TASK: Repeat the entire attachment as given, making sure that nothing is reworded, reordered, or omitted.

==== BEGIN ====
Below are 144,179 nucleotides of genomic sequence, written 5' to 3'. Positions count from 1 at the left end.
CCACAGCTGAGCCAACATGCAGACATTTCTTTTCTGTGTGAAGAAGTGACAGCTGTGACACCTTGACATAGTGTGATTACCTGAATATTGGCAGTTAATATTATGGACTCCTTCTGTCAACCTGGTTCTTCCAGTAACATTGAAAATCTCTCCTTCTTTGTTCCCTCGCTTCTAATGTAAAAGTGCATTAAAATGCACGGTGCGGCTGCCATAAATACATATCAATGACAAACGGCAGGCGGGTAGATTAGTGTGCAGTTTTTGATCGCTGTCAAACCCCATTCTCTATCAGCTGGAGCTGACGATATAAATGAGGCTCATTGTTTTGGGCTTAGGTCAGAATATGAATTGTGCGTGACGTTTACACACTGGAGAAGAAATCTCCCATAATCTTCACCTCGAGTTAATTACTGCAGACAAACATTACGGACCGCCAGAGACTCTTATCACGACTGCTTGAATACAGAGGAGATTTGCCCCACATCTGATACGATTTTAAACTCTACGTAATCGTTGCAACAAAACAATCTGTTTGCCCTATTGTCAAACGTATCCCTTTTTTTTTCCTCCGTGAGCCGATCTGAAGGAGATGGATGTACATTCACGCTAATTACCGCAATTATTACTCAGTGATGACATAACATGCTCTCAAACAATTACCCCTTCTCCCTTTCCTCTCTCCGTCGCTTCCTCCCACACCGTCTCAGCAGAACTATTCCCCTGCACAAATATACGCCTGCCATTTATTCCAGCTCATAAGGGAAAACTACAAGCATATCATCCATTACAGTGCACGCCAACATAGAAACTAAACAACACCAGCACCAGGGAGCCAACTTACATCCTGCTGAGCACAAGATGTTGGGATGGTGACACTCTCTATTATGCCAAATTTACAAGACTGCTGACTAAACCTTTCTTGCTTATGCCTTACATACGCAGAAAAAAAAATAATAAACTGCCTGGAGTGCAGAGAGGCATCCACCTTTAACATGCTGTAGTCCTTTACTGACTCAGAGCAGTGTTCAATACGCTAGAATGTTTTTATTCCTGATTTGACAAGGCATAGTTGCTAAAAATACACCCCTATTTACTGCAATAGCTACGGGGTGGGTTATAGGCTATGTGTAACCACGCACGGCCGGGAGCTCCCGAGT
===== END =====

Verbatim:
Below are 144,179 nucleotides of genomic sequence, written 5' to 3'. Positions count from 1 at the left end.
CCACAGCTGAGCCAACATGCAGACATTTCTTTTCTGTGTGAAGAAGTGACAGCTGTGACACCTTGACATAGTGTGATTACCTGAATATTGGCAGTTAATATTATGGACTCCTTCTGTCAACCTGGTTCTTCCAGTAACATTGAAAATCTCTCCTTCTTTGTTCCCTCGCTTCTAATGTAAAAGTGCATTAAAATGCACGGTGCGGCTGCCATAAATACATATCAATGACAAACGGCAGGCGGGTAGATTAGTGTGCAGTTTTTGATCGCTGTCAAACCCCATTCTCTATCAGCTGGAGCTGACGATATAAATGAGGCTCATTGTTTTGGGCTTAGGTCAGAATATGAATTGTGCGTGACGTTTACACACTGGAGAAGAAATCTCCCATAATCTTCACCTCGAGTTAATTACTGCAGACAAACATTACGGACCGCCAGAGACTCTTATCACGACTGCTTGAATACAGAGGAGATTTGCCCCACATCTGATACGATTTTAAACTCTACGTAATCGTTGCAACAAAACAATCTGTTTGCCCTATTGTCAAACGTATCCCTTTTTTTTTCCTCCGTGAGCCGATCTGAAGGAGATGGATGTACATTCACGCTAATTACCGCAATTATTACTCAGTGATGACATAACATGCTCTCAAACAATTACCCCTTCTCCCTTTCCTCTCTCCGTCGCTTCCTCCCACACCGTCTCAGCAGAACTATTCCCCTGCACAAATATACGCCTGCCATTTATTCCAGCTCATAAGGGAAAACTACAAGCATATCATCCATTACAGTGCACGCCAACATAGAAACTAAACAACACCAGCACCAGGGAGCCAACTTACATCCTGCTGAGCACAAGATGTTGGGATGGTGACACTCTCTATTATGCCAAATTTACAAGACTGCTGACTAAACCTTTCTTGCTTATGCCTTACATACGCAGAAAAAAAAATAATAAACTGCCTGGAGTGCAGAGAGGCATCCACCTTTAACATGCTGTAGTCCTTTACTGACTCAGAGCAGTGTTCAATACGCTAGAATGTTTTTATTCCTGATTTGACAAGGCATAGTTGCTAAAAATACACCCCTATTTACTGCAATAGCTACGGGGTGGGTTATAGGCTATGTGTAACCACGCACGGCCGGGAGCTCCCGAGT